DRAGON'S LAIR / SPACE ACE PCB SOUND VOLUME
CONTROL HACK - September 13, 2002
Written By Shaun Wood
Every move made while playing Dragon's Lair or Space Ace is accompanied by either a beep or a buzz. The volume for these sound effects was fixed for noisy arcade environments. Most of these machines are now located in private homes, and the sound level is much louder than necessary (annoying our wives and waking the children). This document will show you step-by-step instructions to add a control to the main board to adjust the volume of the sound effects. Upon completion, you will be able to adjust the volume in a range from zero to 150% of normal (200% with optional resistor).
PARTS AND TOOLS NEEDED
3.3K resistor (optional)
Vacuum de-soldering tool (recommended)
Two-pin in-line connector (optional - method 2)
THEORY OF OPERATION
U19 is a General Instruments AY-3-8910 sound chip. Its three independent analog channels are tied together on pins 3, 4 & 38. This output signal is then controlled by a small network of resistors and capacitors (schematic page 2, grids B3 & B4). R3 provides impedance matching. C17 bleeds away any high frequency noise. C18 is a DC blocking capacitor. Resistors R20 and R21 form a voltage divider circuit providing the fixed volume setting. The AC signal across R21 is passed through C18 to the right amplifier U29.
It is the ratio of R21 to the total resistance, which determines the volume level.
In the factory setting:
Signal out = Signal in * R21
/ ( R21 + R20 ) = Signal in * 510/ (510 + 5100)
Signal out = Signal in * .091
A little more than 9% of the original signal is
To make the volume adjustable, we need to replace R21 with a 1K variable resistor. With this VR adjusted to zero ohms, the signal out is zero. With the VR set at 1000 ohms:
Signal out = Signal in * VR /
( VR + R20 ) = Signal in * 1000/ (1000 + 5100)
Signal out = Signal in * .164
A little more than 16% of the original signal will be amplified.
Option: If your primary interest is to increase the volume of the beeps, then you can also Replace R20 with a 3.3K resistor. Along with the VR, you will achieve a maximum output signal of 23%.
Method 1 - Mounted on the board:
(Click on the pictures for a larger view.)
For this method, your potentiometer should be a board-mount miniature type with the middle (adjustable) lead forward from the other two.
1) Desolder and remove resistor R21.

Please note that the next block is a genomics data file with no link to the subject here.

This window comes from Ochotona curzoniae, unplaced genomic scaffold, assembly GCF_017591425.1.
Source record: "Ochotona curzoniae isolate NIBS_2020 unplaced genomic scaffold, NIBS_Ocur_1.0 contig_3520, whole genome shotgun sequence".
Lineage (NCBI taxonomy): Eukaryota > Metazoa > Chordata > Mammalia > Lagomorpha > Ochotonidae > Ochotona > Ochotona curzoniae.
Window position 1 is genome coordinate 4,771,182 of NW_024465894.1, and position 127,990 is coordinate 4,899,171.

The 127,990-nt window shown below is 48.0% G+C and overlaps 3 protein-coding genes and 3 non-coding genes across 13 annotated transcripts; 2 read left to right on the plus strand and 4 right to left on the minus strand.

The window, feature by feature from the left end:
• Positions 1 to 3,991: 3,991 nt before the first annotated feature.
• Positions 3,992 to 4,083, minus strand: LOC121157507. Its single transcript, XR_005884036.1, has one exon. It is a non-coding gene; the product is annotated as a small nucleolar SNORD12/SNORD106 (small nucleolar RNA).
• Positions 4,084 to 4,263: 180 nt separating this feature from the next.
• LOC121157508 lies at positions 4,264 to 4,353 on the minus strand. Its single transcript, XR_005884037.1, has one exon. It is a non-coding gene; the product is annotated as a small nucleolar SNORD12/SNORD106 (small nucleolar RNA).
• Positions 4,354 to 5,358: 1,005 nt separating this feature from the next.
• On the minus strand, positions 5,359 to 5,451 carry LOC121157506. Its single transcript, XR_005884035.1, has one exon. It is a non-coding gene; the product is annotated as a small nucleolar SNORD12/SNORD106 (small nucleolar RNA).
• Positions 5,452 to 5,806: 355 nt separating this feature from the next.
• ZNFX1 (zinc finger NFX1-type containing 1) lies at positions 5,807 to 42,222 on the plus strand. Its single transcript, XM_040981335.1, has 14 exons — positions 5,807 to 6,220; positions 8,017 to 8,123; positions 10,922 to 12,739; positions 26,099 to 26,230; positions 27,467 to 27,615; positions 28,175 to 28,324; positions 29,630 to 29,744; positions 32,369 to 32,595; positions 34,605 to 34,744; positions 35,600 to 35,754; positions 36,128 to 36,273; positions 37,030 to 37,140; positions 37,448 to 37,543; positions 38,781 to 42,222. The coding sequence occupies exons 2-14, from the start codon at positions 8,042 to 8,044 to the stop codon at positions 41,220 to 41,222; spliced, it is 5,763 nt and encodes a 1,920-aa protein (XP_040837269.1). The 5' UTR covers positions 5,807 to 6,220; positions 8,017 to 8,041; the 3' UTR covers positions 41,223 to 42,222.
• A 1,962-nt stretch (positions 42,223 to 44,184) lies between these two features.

2) Fill the hole nearer to the middle of the board with solder to close it.
3) Use a vacuum de-soldering tool to remove any remaining solder and open the hole nearer the edge of the board.
4) Align the middle lead of the potentiometer over the open hole and, using a felt tip marker, mark the points on the fringe of the circuit board for the other two leads.
5) Verify that the marked points are over the unused edge of the board and not over any circuit tracings.
6) Use a 1/16" bit to drill the holes.
7) Insert the potentiometer, and solder the middle lead.
8) Solder a wire from ground to one of the side leads.
9) Solder a small wire from the middle lead to the remaining side lead.
10) Set the pot to the mid-point and reassemble your board.
Method 2 - Full size potentiometer to be mounted with the other volume controls:
1) Desolder and remove R21
2) Using lightweight speaker wire (or equivalent), solder two wires into the holes from R21.
3) Solder the other ends of the two wires to the two outside leads on the potentiometer.
4) Solder a small jumper wire from one of the side leads to the middle lead.
5) Option - Install a two-pin in-line connector a few inches from the board. This will allow for easy removal of the board while leaving the volume control in place.
6) Reassemble the circuit board.
7) On the volume-control mounting bracket, drill the appropriate sized hole and mount your potentiometer.
Warning: If the two-pin connector is disconnected during boot-up, 100% of the sound signal will be supplied to the audio amplifier.
DISCLAIMER OF LIABILITY
With respect to documents available from this server, neither the author nor The Dragon's Lair Project, makes any warranty or assumes any legal liability or responsibility for the accuracy, completeness, or usefulness of any information, apparatus, product, or process.
| LASER GAMES |
| TECH CENTER
This website was created by Jeff Kinder & Dave Hallock, 1997 - 2014.
All trademarks and copyrighted materials are property of their respective owners.